Brock would not be allowed in the water.

At first, professional kiteboarder Brock Callen junior could barely believe his ears. He and his father, Sail Martha’s Vineyard executive director and well-known maritime instructor Brock Callen senior, were about to spend two and a half weeks steaming across the Pacific aboard a research vessel, and they weren’t going to be allowed off the ship.

“This was not the same intimate experience of the ocean I’m used to,” Mr. Callen junior told a sold-out audience during last Wednesday’s Sail MV dinner talk at the Black Dog Tavern. “I’d go up on deck and I’d look out and it was beautiful, yet I’m still 15 feet above the water.”

Son and father boarded R/V Falkor in Guam on Christmas Eve for a voyage to Hawaii that would include using multi-point sonar to map the ocean floor around the deserted Johnston Atoll. The 272-foot-long, steel-hulled Falkor is owned and operated by the Schmidt Ocean Institute, founded by top Google executive Eric Schmidt and his wife Wendy.

Named after a lucky dragon in The Neverending Story, a novel by German author Michael Ende, Falkor was originally built in 1981 as a German fishery protection ship. The Schmidt institute has had it refitted into a state-of-the-art ocean research flagship, complete with on-board supercomputers and engines found on only one other vessel in the world.

Monthly dinner series at the Black Dog sponsored by Sail MV typically attracts an overflow crowd. — Mark Lovewell

“It just blew me away,” Mr. Callen junior said. Mr. Callen senior, who co-presented Wednesday’s dinner talk with his son, was similarly impressed with Falkor’s “extraordinary capabilities, not only as a ship but as a research vessel,” he told the audience.

Among the data Mr. Callen senior shared: Falkor’s fuel tanks hold more than 100,000 gallons. It makes its own water using a multi-step system. A joystick, not a ship’s wheel, controls Falkor’s movement. The crew on this voyage represented seven nationalities.

“You were definitely the geek of the ship,” said his son with a smile. For his part, one of the first facts Mr. Callen junior discovered on board was that his gift for the captain, a fine bottle of scotch, was contraband on a vessel that permits only beer and wine.

But, Mr. Callen senior said, the skipper was not an intimidating officer: “He was strict, but absolutely delightful.”

Falkor’s standing crew of 21 is augmented on research voyages by invited guests like the Callens — representing ocean athletes and the sailing community — as well as artists, writers, scientists, teachers and students. The Callens themselves were both students and teachers. As they learned about, and assisted in, the vessel’s research mission, they also taught 15 ship-to-shore lessons to students in Edgartown, at the regional high school, in other states and even in the Dominican Republic.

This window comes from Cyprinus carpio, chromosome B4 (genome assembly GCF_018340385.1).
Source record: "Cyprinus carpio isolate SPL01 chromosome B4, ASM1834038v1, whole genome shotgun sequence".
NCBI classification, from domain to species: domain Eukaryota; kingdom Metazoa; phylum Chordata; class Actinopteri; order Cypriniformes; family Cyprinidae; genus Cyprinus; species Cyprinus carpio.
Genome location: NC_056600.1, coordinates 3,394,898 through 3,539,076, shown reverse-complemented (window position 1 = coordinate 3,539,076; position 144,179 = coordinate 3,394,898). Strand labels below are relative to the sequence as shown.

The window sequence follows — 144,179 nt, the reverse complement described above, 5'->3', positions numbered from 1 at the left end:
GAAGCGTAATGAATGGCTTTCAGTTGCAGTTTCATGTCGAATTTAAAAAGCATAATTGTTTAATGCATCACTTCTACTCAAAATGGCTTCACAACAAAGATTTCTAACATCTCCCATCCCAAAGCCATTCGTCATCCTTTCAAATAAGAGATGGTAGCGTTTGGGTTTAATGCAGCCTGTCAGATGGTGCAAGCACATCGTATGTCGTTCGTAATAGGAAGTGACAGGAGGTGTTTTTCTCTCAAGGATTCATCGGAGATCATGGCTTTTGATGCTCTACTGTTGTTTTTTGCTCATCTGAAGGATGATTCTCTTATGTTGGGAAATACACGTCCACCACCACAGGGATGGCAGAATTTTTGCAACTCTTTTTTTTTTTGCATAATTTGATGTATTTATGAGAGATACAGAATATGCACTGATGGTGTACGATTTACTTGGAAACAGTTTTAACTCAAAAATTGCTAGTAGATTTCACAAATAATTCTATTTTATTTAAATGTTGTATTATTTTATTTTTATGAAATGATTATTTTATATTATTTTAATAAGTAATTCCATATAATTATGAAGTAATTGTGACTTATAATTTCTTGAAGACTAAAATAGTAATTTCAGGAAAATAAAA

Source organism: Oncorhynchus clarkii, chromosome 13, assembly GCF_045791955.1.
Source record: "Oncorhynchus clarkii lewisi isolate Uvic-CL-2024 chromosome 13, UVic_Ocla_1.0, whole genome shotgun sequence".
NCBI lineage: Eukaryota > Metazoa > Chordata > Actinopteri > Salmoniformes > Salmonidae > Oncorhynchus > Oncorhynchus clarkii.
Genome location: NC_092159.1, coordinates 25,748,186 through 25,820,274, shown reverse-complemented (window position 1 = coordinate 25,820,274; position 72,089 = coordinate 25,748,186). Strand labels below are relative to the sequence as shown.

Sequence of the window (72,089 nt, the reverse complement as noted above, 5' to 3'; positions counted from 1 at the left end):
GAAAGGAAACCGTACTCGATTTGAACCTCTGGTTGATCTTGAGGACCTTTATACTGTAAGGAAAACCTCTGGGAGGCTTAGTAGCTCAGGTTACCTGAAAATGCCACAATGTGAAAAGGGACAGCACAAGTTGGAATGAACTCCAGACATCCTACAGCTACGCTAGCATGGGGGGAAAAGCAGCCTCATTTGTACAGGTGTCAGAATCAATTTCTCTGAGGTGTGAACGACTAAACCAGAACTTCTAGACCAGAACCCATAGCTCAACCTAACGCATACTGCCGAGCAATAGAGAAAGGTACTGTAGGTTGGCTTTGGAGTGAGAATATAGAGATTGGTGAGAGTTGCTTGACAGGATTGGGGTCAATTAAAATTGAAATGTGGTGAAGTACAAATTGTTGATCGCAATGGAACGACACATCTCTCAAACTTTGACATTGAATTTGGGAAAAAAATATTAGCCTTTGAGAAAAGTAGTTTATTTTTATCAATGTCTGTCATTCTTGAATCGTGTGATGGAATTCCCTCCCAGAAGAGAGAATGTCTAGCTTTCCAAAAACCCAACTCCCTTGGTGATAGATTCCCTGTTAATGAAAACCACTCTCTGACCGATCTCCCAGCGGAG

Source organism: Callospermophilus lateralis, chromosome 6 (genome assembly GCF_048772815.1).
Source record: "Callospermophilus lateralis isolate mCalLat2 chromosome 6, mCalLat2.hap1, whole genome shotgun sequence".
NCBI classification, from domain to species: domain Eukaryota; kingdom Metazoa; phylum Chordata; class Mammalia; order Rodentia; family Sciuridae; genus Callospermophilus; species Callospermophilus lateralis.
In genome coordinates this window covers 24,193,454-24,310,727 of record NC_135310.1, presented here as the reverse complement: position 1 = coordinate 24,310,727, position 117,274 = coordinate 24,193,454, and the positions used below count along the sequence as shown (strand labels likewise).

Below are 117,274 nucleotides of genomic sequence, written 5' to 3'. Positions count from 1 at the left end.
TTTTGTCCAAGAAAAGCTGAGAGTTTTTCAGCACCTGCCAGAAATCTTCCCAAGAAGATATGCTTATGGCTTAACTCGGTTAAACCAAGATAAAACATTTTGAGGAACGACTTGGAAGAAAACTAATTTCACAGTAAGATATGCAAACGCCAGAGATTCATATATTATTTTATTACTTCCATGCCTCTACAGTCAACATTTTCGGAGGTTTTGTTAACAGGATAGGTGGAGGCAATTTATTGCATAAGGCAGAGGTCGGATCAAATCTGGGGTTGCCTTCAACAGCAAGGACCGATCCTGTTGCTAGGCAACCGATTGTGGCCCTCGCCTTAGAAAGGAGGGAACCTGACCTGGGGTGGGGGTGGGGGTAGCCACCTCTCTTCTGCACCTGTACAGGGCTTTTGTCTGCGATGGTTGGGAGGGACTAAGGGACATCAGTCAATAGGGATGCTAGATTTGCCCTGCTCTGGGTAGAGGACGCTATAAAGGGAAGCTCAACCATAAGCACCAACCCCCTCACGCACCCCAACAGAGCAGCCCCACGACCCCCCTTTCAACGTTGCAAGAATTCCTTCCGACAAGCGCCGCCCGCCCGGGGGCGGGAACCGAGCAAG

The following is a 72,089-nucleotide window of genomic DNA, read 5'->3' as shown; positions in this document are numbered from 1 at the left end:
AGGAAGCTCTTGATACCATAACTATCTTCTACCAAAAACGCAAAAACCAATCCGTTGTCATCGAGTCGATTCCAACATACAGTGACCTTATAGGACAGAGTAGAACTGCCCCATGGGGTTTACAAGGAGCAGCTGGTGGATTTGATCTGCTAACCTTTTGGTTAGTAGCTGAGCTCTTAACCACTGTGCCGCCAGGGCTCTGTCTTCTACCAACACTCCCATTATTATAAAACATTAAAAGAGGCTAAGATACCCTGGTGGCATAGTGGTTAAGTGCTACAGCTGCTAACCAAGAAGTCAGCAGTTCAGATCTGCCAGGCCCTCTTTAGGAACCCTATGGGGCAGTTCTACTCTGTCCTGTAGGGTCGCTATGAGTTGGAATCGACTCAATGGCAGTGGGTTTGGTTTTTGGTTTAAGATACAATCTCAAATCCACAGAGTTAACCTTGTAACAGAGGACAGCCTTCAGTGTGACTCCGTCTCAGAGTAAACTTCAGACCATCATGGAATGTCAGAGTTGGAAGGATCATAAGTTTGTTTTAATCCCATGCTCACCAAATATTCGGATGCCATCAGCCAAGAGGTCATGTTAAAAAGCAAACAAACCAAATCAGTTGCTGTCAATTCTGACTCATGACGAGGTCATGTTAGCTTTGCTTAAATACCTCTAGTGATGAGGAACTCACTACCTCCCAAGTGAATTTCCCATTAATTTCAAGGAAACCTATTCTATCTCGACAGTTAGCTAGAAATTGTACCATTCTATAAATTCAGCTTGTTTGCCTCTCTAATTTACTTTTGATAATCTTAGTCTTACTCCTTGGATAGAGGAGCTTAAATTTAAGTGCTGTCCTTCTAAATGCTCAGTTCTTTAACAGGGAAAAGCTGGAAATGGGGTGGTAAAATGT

The ship’s multilingual crew could help with translations when needed, but there was another challenge to surmount: Working across the international dateline, in a time zone far removed from the classrooms at the other end of the ship-to-shore Google Hangouts link, Mr. Callen senior had to teach his regional high school maritime sciences class online in what was, for him, the middle of the night.

“Want to talk about messing with your biological clock?” he joked.

One of the most remarkable experiences for both men was watching the monitors in the ship’s science lab as Falkor passed over the Mariana Trench — the deepest place under Earth’s seas.

“All of a sudden the fathometer shows 9,200. Meters,” Mr. Callen senior said, startling murmers of surprise from his listeners. “Thirty thousand feet of water underneath us.”

The deepest part of the Mariana Trench is just over 10,000 meters, said Mr. Callen junior.

“The only way to explain it to the high school kids was to say, take Mount Everest, flip it upside down, throw it down in that trench and you’re still not reaching the bottom,” Mr. Callen junior went on. “This is off the charts.”

With so much going on in the science lab, “we didn’t spend a lot of time on deck,” said Mr. Callen senior. “We were literally too busy down below.” When they did venture out, the Callens rarely saw any other sign of human existence: two ships, and what may have been two Chinese fishing boats, during the entire voyage.

“You get up there and you realize, I am looking at thousands of miles of sea in every direction that I look. I’m a long way away,” Mr. Callen senior told the Black Dog audience.

Mr. Callen junior said he never got used to missing the feel of a sailboat heeling over, and the hush that comes after an engine is switched off and sails take the wind.

“You never got that,” he said. “I don’t want to say it was disappointing, but it was just different.”

At their talk, the Callens also tackled the question of what will happen with data from the Schmidt Ocean Institute’s undersea survey. It could be used to target minerals for extraction, such as cobalt, a key element in screens for mobile phones, tablets and other devices.

“China has the largest resource” of cobalt, Mr. Callen senior said. “The next largest resource is on the ocean floor,” in metallic fists called polymetallic manganese nodules. These undersea lumps take 50 million years to grow by one millimeter, Mr. Callen junior said.

The ocean-floor maps that result from Falkor’s survey can also be used to put conservation ahead of mineral extraction, Mr. Callen junior added. “It’s important they map first,” he said.

Falkor is headed next for a few months of refitting in port, they said.